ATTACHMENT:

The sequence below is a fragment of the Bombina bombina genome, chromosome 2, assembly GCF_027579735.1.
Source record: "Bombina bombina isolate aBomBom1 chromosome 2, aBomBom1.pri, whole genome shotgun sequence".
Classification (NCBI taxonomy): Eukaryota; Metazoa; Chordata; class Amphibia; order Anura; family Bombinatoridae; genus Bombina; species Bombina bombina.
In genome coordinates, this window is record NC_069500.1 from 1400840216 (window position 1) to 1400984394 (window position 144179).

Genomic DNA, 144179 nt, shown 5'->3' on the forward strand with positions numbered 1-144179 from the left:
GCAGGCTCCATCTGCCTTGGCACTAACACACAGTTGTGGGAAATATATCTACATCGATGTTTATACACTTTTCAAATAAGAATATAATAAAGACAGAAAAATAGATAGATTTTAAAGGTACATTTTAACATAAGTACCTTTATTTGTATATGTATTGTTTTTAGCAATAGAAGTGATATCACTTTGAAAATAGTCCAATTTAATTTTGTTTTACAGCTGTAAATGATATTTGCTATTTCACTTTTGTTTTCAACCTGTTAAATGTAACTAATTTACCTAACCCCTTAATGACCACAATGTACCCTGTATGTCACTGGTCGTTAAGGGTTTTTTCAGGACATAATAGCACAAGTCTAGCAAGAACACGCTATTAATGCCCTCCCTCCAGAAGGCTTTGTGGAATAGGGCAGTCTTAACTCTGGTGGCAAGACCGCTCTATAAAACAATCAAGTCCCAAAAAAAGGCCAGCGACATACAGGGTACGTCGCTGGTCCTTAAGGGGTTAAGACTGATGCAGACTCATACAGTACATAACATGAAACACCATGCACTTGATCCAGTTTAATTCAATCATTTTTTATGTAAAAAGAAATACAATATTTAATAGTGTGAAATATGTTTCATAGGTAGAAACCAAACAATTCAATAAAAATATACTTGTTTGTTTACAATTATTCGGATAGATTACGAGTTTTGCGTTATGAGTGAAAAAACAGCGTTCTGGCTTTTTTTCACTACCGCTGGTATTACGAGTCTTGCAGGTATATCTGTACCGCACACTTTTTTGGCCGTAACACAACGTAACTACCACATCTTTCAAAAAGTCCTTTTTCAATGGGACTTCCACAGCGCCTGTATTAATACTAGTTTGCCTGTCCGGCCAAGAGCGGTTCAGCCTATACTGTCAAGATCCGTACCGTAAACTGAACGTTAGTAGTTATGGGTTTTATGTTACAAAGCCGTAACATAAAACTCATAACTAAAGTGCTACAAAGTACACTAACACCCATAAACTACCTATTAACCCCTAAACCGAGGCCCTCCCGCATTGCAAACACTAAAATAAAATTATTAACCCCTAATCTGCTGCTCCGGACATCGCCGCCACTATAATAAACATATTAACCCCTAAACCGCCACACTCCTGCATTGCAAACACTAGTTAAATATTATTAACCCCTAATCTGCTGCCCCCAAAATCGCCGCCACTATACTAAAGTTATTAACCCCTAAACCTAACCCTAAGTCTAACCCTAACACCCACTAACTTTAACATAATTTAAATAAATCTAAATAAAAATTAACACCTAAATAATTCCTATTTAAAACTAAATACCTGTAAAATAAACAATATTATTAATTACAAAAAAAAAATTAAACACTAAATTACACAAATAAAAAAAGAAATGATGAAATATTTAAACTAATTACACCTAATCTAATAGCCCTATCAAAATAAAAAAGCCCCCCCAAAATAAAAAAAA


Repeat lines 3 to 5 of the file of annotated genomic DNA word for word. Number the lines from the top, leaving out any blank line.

Classification (NCBI taxonomy): Eukaryota; Metazoa; Chordata; class Amphibia; order Anura; family Bombinatoridae; genus Bombina; species Bombina bombina.
In genome coordinates, this window is record NC_069500.1 from 1400840216 (window position 1) to 1400984394 (window position 144179).

Genomic DNA, 144179 nt, shown 5'->3' on the forward strand with positions numbered 1-144179 from the left: